Rental Property LLC vs. Umbrella Insurance
Rental property LLC vs. umbrella insurance is a common debate among property owners who rent their properties to tenants.3 min read
2. Require Renters Insurance
3. Advantages of an LLC
4. Issues and Factors
5. Umbrella Policy vs. LLC for Asset Protection
6. The Role of Rental Property Insurance
Rental property LLC vs. umbrella insurance is a common debate among property owners who rent their properties to tenants. Deciding whether to offer umbrella insurance or set up a limited liability company (LLC) to manage the property is an important step in the property management process.
LLC vs. Umbrella Policy
When you obtain an umbrella insurance policy, the coverage extends beyond the standard limitations on a property. It includes additional coverage that you wouldn't get with traditional property insurance policy.
Require Renters Insurance
As a property owner, you may choose to require your tenants to carry renters insurance. This helps to add a layer of protection between you, the owner and the tenant renting your property.
Advantages of an LLC
One of the main reasons real estate investors choose to form an LLC is for the limited liability protection. Another benefit is remaining anonymous to the tenants. With an LLC, tenants will make payments to the business, rather than sending anything to your home address. Having an LLC manage the property will also remove you as the property owner, hiding your ownership.
Issues and Factors
Setting up an LLC does come with some required fees and costs. An umbrella insurance policy will be paid on a monthly basis. For example, you might choose a policy that costs $100 per month and offers $1 million in umbrella protection. The cost for that policy annually would be $1,200.
An insurance policy comes with a number of benefits, including company-appointed lawyers who will defend the policyholders and protect the company from having to pay out on a number of claims. However, insurance policies also have exclusions to the coverage, which can put the responsibility on the property owner for any liability that occurs on the property.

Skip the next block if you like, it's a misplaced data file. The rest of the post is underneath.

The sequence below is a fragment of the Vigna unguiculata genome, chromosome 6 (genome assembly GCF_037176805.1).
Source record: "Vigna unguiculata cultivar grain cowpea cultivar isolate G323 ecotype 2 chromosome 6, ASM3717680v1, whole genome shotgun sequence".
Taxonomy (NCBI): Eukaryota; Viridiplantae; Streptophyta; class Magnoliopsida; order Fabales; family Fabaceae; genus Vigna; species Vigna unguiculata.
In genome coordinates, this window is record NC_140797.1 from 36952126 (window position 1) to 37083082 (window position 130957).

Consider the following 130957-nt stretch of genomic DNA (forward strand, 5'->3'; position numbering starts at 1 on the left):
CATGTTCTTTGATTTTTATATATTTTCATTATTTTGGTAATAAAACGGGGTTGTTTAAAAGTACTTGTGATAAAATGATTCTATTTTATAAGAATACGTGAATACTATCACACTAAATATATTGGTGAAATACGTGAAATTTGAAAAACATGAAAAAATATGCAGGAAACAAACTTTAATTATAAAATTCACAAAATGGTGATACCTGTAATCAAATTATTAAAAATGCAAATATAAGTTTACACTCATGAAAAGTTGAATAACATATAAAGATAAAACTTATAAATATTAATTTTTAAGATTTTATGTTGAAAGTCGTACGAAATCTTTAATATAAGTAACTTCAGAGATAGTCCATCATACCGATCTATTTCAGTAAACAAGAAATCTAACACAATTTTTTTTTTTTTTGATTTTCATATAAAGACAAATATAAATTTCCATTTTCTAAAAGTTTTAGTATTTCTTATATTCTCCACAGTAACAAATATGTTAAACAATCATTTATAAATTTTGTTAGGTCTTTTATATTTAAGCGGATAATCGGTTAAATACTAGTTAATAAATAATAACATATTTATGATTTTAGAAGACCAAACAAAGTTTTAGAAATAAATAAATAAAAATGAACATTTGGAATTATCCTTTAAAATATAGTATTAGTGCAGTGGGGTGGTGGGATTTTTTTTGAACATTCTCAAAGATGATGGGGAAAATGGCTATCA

If you are the owner of a commercial property or a multi-unit property, it is recommended to have both an umbrella policy in place, as well as an LLC to manage the property. As you have more tenants renting the property, you become more exposed to liability. However, if you own a single-family home in a nice neighborhood, that you rent out, you may feel like it's less likely you'll be sued. In this case an umbrella policy or an LLC might be sufficient.
Before you decide, make sure to consider both an umbrella policy and an LLC. As you research both options, request quotes and talk to experts to get advice, so you can make an informed decision. It's important that whatever you choose will provide the most effective and efficient protection of your assets.
Umbrella Policy vs. LLC for Asset Protection
Many individuals have built their wealth by owning rental properties. If the amount of income you receive from your rental properties covers the expenses associated with those properties, you can generate cash flow that is predictable and steady. Leveraging that cash flow is easy and safe as you increase your appreciation from a few percent annually to larger gains.
Another benefit of this investment strategy is taking depreciation of any rental properties on your personal income taxes. Even when your cash flow is positive, you can show a tax loss. The tax loss will offset the income from the rentals, which allows you to pay very little taxes, if any, for the first several years of property ownership.
Although it can be very successful, a real estate investment can have downsides as well:
- Maintenance expenses
- Filling vacant properties
- Having to fix things at the property
- Problematic tenants
Another risk is someone becoming injured or killed at your property. If the incident occurs as the result of negligence, you could be personally responsible, putting all your personal assets at risk. The tenant renting your property can take legal action against you. If the judgment rules in their favor and has a large number of damages, that tenant could come after any investments or assets you have, including your personal vehicle and private residence.
The Role of Rental Property Insurance
As a landlord, your first level of protection is through the insurance policy you have taken out on the rental property. This policy is also referred to as a landlord's policy.
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